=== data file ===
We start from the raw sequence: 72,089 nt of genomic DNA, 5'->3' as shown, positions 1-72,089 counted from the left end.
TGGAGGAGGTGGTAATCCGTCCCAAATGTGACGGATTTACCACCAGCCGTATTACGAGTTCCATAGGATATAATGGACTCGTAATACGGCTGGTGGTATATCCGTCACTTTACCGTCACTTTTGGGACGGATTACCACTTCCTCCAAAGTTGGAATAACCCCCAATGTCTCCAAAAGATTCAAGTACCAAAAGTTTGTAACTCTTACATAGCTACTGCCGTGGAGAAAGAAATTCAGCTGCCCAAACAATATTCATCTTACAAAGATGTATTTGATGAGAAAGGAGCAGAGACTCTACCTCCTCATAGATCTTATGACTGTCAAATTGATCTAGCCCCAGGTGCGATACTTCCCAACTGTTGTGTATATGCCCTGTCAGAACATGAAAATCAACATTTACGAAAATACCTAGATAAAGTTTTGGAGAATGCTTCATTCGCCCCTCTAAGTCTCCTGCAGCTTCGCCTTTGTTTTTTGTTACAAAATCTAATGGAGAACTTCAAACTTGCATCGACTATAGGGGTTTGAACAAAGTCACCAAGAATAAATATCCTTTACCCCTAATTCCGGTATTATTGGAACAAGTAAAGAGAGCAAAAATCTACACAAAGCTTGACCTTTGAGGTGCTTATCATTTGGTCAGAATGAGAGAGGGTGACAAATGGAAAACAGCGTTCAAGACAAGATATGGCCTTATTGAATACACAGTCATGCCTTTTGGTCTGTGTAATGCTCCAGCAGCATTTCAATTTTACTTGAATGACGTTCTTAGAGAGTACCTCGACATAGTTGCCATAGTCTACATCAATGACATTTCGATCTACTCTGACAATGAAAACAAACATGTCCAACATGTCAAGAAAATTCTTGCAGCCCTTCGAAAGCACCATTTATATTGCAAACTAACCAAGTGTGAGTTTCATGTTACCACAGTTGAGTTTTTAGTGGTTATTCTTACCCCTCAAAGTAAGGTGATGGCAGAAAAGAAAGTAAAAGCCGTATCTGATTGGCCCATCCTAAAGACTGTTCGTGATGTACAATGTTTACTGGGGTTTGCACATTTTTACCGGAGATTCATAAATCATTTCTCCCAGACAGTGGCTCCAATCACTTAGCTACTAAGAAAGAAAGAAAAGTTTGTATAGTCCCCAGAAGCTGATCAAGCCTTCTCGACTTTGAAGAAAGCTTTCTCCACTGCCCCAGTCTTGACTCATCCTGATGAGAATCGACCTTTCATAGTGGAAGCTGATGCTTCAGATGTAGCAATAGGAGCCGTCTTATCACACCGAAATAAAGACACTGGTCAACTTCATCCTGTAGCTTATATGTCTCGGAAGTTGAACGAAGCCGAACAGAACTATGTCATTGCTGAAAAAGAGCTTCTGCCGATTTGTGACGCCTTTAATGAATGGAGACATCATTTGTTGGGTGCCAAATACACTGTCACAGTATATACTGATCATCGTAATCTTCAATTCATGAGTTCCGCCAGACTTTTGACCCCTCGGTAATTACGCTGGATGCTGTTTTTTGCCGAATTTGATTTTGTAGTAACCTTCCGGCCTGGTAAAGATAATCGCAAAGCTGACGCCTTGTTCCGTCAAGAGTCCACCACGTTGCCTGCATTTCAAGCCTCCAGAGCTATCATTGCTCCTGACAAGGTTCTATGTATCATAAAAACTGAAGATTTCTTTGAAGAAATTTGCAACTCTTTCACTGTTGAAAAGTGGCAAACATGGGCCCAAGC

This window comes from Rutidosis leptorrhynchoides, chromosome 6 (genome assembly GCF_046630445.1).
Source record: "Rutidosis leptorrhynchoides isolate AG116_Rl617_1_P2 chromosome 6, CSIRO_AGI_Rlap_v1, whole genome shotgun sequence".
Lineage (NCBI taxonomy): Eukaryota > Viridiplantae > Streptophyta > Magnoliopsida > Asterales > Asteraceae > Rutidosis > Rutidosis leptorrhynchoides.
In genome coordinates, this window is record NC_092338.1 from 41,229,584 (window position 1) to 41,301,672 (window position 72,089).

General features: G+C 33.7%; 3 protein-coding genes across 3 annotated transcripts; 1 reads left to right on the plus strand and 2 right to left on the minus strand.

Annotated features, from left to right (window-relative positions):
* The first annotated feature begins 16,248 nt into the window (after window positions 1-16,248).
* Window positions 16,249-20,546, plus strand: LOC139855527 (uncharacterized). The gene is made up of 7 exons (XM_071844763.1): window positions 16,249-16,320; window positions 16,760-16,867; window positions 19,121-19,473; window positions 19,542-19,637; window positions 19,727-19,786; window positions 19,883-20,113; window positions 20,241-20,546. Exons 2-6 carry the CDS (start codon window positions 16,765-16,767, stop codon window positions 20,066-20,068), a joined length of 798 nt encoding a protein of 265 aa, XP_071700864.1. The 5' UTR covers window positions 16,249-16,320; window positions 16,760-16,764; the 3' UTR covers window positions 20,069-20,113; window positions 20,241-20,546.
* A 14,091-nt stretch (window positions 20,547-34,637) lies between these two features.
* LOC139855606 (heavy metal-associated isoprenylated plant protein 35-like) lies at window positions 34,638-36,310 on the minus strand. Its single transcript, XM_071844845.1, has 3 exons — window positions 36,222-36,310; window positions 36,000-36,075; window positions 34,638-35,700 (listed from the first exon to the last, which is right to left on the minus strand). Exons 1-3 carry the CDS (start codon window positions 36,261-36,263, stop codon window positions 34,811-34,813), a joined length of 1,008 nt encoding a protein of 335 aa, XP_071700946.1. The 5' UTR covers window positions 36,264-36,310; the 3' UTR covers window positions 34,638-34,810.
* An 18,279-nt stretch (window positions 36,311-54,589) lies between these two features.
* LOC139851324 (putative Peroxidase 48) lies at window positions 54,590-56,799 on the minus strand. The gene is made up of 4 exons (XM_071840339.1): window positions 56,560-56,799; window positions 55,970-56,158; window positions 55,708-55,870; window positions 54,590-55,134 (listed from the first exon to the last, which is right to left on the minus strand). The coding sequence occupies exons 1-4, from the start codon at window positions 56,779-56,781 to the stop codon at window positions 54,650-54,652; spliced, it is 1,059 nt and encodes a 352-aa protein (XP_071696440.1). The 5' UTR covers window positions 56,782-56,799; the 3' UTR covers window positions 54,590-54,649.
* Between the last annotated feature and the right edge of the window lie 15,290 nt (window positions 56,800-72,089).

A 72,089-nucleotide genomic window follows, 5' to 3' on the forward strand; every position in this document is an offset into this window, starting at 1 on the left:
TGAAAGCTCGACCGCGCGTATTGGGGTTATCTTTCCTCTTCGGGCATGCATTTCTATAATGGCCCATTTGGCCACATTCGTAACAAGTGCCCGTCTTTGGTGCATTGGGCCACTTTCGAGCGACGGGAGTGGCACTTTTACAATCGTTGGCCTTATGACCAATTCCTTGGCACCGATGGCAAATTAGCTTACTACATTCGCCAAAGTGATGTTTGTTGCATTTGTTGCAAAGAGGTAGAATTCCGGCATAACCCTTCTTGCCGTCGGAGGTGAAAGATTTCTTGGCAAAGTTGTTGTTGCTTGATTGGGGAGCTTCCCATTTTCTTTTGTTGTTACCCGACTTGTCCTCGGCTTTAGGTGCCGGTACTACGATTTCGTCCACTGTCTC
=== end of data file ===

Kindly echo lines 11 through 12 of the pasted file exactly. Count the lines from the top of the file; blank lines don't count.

* A 14,091-nt stretch (window positions 20,547-34,637) lies between these two features.
* LOC139855606 (heavy metal-associated isoprenylated plant protein 35-like) lies at window positions 34,638-36,310 on the minus strand. Its single transcript, XM_071844845.1, has 3 exons — window positions 36,222-36,310; window positions 36,000-36,075; window positions 34,638-35,700 (listed from the first exon to the last, which is right to left on the minus strand). Exons 1-3 carry the CDS (start codon window positions 36,261-36,263, stop codon window positions 34,811-34,813), a joined length of 1,008 nt encoding a protein of 335 aa, XP_071700946.1. The 5' UTR covers window positions 36,264-36,310; the 3' UTR covers window positions 34,638-34,810.